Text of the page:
Economics Seminar: Sticking Together During Hard Times? High Unemployment Rates and Marital Stability
- Thursday 10 May 2012, 13:00 to 14:00
- Open to:
- Public, Staff, Students
- Dr. Melinda Morrill
Dr. Melinda Morrill (NCSU)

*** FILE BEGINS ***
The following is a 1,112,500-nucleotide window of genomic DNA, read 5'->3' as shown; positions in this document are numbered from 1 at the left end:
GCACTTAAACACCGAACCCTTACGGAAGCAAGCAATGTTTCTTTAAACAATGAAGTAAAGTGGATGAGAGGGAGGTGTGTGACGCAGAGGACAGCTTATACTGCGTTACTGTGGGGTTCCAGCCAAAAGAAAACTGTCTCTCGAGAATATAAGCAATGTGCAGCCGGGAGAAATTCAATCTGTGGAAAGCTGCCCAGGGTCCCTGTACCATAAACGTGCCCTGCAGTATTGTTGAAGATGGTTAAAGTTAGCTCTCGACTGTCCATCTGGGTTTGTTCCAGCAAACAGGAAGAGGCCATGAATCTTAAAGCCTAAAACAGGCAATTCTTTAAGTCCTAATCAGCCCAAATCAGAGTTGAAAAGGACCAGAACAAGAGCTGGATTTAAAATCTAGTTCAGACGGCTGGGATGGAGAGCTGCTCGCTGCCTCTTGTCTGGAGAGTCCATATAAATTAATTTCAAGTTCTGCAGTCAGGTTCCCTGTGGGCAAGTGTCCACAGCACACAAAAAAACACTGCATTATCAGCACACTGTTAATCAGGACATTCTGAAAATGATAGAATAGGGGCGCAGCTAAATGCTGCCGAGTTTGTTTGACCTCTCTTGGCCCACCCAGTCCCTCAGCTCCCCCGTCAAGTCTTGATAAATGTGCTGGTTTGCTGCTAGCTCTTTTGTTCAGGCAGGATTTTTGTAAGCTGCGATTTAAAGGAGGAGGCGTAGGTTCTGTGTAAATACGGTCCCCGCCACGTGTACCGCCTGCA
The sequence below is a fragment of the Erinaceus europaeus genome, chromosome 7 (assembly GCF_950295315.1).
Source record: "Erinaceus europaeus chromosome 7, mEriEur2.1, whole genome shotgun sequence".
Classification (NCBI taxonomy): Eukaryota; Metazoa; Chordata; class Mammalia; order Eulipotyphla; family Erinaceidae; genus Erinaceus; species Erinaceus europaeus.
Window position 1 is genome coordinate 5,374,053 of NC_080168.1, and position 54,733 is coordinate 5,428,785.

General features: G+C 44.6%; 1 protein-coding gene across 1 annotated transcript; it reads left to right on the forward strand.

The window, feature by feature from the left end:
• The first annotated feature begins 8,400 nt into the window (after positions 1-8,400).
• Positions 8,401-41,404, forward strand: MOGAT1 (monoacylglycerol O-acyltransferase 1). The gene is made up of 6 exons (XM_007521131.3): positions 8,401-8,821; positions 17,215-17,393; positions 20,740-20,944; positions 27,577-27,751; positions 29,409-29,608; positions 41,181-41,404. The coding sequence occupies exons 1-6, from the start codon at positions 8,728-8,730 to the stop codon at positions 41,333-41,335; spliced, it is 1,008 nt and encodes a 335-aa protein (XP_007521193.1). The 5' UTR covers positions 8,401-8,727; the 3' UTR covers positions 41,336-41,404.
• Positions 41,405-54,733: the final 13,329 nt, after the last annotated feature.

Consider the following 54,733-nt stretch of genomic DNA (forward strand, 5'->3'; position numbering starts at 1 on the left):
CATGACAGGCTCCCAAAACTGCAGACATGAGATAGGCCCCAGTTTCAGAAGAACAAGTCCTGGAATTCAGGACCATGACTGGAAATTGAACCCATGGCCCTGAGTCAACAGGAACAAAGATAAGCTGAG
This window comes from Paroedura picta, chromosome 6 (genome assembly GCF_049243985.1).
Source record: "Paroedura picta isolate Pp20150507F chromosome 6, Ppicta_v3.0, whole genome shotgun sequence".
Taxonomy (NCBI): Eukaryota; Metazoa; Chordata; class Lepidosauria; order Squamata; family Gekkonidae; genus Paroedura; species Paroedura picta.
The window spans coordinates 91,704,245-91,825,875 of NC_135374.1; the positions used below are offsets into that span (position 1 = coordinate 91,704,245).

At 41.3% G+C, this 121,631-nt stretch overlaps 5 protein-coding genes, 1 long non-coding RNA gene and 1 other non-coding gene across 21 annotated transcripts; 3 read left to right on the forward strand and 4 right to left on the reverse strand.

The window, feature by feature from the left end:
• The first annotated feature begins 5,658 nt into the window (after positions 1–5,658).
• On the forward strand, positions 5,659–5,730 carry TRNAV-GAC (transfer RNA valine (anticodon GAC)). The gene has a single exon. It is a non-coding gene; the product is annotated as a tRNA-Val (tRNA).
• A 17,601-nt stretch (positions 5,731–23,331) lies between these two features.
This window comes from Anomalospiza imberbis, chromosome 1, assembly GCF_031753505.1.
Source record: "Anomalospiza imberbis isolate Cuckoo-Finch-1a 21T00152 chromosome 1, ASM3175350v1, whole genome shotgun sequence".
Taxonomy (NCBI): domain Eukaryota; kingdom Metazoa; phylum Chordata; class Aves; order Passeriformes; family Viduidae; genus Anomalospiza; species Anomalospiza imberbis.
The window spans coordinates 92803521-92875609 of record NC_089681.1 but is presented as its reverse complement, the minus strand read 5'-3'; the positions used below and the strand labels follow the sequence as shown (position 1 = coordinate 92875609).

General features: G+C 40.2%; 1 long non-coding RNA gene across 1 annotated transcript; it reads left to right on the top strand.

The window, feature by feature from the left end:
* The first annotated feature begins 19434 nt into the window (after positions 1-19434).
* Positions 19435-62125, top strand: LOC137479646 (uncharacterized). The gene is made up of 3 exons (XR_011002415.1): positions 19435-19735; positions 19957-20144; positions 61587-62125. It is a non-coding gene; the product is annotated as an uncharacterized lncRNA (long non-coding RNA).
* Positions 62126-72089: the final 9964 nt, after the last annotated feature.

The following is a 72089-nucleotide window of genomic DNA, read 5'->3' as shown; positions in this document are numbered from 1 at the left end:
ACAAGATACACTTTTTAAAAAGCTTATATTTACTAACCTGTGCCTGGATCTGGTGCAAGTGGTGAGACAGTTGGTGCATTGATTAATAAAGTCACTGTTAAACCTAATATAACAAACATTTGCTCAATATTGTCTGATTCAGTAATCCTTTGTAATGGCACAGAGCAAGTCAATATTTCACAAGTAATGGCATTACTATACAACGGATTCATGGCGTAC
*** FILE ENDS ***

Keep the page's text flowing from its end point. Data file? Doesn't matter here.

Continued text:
Consistent with anecdotal accounts from the “Great Recession”, recent research concludes that aggregate divorce rates fall during periods of high unemployment. Here, we consider whether the same relationship can be found using individual-level data on marriages combined with the state-level unemployment rate series. Our main analysis uses individual-level retrospective marriage histories reported by women in five panels of the Survey of Income and Program Participation. We find that separation rates decline as the unemployment rate rises. This result is robust to alternative specifications and to adding a host of individual-level demographic characteristics, including controls for marriage duration and economic conditions in the year of marriage. The decline in the probability of separation is concentrated among couples where the wife does not have a college degree or married at age 16-19, and those without children in the house. Using panel data from the Panel Study of Income Dynamics, we explore heterogeneity by contemporaneous employment, wealth, and household composition, and find evidence that high unemployment rates mitigate the effect of job loss on marital instability.